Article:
top of page

Who planted the root?

Identifying the roots was the focal point of the last release of finding her (Click here to read). As previously mentioned, identifying the roots is paramount in the healing process in stepping out of bondage and walking into the freedom in which God has set forth before you. As daughters of the Most High God, He has set a path, tools, and resources for us to break free from those things that have held us back in captivity and thrive in the purpose for which He has called us! In part of identifying the roots, another step in the healing process is recognizing who planted them. This was actually a recommended tip in the previous finding her iteration: Think back to past relationships, situations, and life experiences, from childhood to now, and analyze how they made you feel. While recognizing "the who" might not be a pleasant task as it could bring forth fear, anger, or tormented thoughts - especially considering the level of damage and act committed. This step can be beneficial. You might be thinking, “why would I want to give that person any thought.” Nevertheless, I encourage you to remember that this is an intentional effort in your healing process; it is about you and not them. It might take work, but it can also be the beginning of what will prayerfully become a full release. Here are a few benefits to recognizing who planted the root:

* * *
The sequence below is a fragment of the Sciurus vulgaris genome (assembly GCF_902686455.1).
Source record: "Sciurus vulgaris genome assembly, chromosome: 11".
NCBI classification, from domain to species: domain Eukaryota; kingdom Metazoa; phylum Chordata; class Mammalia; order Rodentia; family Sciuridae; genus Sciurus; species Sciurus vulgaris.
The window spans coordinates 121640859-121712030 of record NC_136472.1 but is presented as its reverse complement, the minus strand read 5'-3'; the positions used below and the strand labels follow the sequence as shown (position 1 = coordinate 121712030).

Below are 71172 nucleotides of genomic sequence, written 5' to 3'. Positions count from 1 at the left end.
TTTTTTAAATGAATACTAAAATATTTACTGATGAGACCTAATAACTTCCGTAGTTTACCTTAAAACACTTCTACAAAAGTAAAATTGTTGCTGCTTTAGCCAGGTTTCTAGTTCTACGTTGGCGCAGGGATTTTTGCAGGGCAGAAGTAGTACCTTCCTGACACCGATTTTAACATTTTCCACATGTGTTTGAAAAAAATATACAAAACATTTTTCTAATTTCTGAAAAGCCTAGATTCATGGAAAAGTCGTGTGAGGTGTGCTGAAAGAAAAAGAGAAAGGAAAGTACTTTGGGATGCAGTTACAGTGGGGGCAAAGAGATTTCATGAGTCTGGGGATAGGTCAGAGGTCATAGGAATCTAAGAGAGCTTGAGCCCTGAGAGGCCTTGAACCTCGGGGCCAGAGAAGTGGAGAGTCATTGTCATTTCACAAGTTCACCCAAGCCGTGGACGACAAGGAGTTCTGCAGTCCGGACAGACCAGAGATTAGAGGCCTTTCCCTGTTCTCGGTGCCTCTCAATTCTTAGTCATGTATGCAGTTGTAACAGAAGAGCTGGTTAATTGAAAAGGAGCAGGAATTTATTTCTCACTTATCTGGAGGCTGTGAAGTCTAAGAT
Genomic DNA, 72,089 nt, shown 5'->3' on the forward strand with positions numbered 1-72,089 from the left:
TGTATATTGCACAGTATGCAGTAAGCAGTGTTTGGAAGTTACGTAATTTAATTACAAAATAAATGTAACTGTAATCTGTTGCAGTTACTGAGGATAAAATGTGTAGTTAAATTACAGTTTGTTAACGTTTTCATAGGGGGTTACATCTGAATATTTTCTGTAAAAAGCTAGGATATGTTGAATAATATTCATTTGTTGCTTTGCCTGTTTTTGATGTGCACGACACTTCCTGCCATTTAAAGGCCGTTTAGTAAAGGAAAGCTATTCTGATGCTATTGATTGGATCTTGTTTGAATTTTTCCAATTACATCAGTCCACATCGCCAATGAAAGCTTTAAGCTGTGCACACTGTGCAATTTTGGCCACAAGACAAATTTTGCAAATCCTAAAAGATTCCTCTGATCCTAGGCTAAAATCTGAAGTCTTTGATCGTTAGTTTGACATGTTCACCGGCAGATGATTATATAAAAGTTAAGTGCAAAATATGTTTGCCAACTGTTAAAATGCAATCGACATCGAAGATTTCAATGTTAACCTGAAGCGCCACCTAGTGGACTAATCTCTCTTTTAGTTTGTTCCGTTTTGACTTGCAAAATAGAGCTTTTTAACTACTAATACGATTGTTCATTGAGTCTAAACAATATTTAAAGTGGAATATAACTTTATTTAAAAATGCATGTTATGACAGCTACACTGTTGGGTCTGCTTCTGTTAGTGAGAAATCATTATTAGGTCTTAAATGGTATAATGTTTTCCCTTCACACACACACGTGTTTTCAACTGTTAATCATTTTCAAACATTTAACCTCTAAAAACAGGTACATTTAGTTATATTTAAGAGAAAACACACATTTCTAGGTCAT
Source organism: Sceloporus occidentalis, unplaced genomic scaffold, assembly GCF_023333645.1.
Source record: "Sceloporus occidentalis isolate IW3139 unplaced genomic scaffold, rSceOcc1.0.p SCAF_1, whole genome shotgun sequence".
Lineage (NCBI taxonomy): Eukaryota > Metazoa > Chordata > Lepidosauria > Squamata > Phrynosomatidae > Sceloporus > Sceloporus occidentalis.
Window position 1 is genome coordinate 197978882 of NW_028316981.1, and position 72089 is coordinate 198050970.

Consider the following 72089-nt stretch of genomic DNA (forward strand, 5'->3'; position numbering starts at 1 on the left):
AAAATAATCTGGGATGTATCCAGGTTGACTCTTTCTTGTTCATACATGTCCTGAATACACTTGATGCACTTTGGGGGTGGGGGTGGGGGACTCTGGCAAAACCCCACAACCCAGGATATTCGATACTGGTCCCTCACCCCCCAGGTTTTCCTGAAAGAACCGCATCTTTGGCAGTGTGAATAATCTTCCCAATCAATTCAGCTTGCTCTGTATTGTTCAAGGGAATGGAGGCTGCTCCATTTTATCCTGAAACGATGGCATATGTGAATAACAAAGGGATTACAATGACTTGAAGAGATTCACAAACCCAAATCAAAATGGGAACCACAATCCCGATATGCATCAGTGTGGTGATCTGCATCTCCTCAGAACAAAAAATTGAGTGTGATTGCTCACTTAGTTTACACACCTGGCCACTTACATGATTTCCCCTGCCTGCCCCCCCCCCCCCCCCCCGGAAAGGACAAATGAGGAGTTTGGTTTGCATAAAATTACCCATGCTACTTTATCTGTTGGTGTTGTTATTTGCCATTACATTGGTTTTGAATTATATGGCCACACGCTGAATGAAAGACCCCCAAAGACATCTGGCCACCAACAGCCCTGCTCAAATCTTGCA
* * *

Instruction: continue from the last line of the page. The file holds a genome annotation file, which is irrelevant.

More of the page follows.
Gives perspective